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Excerpts from Theodore Roosevelt's 1918 commencement address at IU



On June 12, 1918, Theodore Roosevelt, former President of the United States, delivered the commencement address at IU.

His address, entitled "Straightforward Americanism," came five months before U.S. involvement in World War I would come to an end.

Now, nearly 100 years later, the Indiana Daily Student will publish excerpts from Roosevelt's address as the graduate and undergraduate classes of 2018 prepare to graduate from IU.

Straightforward Americanism

"And I want to say at the outset that I don't think I have ever been at a more beautiful university commencement than this."

"So, we stopped, and I just said a word to the men and women who had gathered there, and, friends, it was fine to look in their faces, the faces of the American type, of the type we like to think of as personifying what is best and truest in our country, of the type that is slow to anger, but that having been roused does not sink back until the end has been attained." 

"After the great strain of the heroic days of the Civil War, we permitted ourselves to sink back, we abandoned ourselves to a gross materialism rendered more noxious by a sham sentimentality, and it needed something like this to bring us back to our true selves."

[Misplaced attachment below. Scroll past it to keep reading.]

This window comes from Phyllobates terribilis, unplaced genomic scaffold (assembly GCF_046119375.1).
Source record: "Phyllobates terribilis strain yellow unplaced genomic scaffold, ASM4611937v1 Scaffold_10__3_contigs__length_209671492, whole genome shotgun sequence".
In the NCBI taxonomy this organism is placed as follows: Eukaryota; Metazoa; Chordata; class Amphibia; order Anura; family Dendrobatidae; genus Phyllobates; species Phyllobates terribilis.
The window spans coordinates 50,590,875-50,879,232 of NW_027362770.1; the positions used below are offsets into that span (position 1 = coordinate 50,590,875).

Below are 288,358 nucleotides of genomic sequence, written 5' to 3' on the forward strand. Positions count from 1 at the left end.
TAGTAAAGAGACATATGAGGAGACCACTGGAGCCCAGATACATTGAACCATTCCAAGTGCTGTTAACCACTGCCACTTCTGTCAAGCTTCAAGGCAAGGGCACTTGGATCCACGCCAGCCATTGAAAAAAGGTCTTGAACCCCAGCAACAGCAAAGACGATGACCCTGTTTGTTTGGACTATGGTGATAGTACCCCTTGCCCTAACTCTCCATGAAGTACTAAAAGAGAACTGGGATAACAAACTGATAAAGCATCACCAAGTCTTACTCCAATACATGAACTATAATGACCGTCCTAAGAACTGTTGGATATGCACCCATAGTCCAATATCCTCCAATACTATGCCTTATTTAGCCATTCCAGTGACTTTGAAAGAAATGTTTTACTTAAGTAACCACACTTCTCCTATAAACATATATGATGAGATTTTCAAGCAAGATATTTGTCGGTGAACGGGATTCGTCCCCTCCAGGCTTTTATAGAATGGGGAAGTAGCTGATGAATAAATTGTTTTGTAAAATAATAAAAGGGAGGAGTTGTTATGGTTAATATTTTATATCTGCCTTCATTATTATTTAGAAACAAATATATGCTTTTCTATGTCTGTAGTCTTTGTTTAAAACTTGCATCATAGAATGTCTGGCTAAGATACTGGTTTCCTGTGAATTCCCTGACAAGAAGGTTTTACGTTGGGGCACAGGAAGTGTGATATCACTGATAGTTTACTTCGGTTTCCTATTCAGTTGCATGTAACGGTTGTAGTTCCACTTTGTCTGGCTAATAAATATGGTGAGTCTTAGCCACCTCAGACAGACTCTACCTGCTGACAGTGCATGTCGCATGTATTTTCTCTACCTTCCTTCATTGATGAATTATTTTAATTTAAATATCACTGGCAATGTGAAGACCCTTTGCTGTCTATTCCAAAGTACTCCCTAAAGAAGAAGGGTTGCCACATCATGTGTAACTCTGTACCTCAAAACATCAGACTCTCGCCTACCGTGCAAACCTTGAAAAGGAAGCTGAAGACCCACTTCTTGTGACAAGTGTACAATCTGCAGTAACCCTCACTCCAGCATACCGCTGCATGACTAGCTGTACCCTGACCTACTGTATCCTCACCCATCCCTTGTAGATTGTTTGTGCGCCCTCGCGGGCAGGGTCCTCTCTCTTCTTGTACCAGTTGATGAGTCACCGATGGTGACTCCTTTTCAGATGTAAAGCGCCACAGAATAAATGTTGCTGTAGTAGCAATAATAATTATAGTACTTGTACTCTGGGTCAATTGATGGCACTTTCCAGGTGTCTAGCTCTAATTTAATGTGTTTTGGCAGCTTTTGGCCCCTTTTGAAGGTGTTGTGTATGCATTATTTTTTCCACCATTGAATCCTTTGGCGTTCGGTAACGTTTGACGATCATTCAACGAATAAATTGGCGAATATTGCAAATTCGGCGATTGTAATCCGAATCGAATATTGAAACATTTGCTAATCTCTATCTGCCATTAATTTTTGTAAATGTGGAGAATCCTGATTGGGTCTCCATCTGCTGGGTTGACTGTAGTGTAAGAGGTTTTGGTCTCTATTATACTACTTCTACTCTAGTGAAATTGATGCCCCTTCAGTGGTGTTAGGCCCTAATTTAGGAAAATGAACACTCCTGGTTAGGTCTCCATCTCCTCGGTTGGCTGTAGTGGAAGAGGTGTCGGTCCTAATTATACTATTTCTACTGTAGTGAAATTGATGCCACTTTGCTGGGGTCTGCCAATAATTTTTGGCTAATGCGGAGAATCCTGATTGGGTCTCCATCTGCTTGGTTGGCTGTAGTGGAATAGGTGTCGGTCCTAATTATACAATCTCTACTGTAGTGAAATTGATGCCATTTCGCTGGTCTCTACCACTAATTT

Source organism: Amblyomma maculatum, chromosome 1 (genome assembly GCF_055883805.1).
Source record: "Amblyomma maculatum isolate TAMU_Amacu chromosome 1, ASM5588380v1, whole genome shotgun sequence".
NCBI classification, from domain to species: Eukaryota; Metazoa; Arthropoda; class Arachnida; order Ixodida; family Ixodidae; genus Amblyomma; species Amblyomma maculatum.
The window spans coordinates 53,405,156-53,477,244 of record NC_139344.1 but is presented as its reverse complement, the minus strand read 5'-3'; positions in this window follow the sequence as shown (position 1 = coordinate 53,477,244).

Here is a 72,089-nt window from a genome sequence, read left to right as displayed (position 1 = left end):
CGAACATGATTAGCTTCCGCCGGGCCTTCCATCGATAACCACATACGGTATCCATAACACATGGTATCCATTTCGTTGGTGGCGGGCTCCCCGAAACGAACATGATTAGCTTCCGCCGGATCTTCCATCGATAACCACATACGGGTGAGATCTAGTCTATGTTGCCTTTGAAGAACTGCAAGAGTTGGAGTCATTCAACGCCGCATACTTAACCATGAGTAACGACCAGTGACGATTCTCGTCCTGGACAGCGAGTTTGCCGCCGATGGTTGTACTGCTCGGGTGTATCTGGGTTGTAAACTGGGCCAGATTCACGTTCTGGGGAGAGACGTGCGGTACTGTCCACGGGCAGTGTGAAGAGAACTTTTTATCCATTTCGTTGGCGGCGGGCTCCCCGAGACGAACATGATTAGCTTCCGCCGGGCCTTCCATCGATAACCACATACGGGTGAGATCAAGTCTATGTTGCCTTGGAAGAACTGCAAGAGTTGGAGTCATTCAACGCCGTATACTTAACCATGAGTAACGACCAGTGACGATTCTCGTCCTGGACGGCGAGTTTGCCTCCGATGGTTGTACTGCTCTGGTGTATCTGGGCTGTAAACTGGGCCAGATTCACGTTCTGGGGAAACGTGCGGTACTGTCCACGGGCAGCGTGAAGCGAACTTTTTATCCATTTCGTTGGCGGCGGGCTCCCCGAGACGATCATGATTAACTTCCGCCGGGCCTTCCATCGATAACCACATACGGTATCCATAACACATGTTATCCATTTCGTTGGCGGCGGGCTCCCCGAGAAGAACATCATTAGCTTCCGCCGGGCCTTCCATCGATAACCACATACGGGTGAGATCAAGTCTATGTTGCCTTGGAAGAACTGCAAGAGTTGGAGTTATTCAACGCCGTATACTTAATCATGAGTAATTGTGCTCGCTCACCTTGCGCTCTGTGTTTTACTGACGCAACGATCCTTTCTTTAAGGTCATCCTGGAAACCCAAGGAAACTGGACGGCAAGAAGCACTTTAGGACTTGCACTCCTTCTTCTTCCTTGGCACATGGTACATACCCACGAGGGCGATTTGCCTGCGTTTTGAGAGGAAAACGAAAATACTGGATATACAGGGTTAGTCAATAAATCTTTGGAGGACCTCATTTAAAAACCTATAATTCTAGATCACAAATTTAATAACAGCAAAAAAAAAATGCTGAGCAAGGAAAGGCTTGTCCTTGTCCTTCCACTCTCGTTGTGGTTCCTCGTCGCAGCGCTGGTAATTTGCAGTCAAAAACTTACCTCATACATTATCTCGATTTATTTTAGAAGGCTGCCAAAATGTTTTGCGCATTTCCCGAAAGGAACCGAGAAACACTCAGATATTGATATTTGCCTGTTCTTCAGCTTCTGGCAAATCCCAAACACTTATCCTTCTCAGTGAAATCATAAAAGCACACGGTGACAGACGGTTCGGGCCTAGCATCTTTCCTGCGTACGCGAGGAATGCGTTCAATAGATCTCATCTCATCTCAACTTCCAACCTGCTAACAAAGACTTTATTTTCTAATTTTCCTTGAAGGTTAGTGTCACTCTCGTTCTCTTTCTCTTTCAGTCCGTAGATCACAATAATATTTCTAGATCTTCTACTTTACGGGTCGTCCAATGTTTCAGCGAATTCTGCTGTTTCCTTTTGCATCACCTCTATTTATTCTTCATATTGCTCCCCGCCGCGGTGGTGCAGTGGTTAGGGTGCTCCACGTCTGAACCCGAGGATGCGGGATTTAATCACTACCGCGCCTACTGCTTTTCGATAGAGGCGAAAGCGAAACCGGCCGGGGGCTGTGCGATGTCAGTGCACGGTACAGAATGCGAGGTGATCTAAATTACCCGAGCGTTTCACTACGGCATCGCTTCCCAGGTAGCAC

"Let's hereafter treat each immigrant not merely as a labor unit but as the possible father of the American citizens with whom our children and children's children are to inherit this land."

"If in good faith he shows himself to be an American, then it is an infamy to discriminate against him because of his creed or the country from which his fathers came."

"The bulk of the men who in every great crisis made up the American armies have not been the men who wished for war. They weren't men who wished for war, they weren't men who wished to go as swash-bucklers around the earth, picking a quarrel; they were men of peace, but there were things they loved more than peace."

"Abraham Lincoln loved peace, but he loved the right, he loved the union, he loved liberty more than he loved peace."

"I ask that we prepare in advance our giant but soft and lazy strength precisely because I don't wish to have to see us have to use it; and if we do have to use it, I wish to see us use it with the utmost speed and efficiency."

"I hold that a nation should show scrupulous regard for the rights of others and should instantly defend its own rights against aggression by others."

"You wish your boy to avoid a brawl, to be ashamed of inviting a fight, of getting into needless trouble, but you also wish him to be able to hold his own and not to stand oppression and be able to protect his sister, his little wife, his mother, if the occasion arises. That is what you feel. Well, it is a good rule to tell him to impress upon him never to hit if he can avoid it, but never to hit soft."

"Let it do all it honorably can to keep out of a war. When it has gone in, let it fight the war though."

"But in my judgement, we need still more the institutions that teach the broad, cultural development which this nation needs more than it needs anything else. We need the kind of learning acquired not because it can be turned into money but because it is worth much more than money."

Text transcript courtesy of the IU Archives

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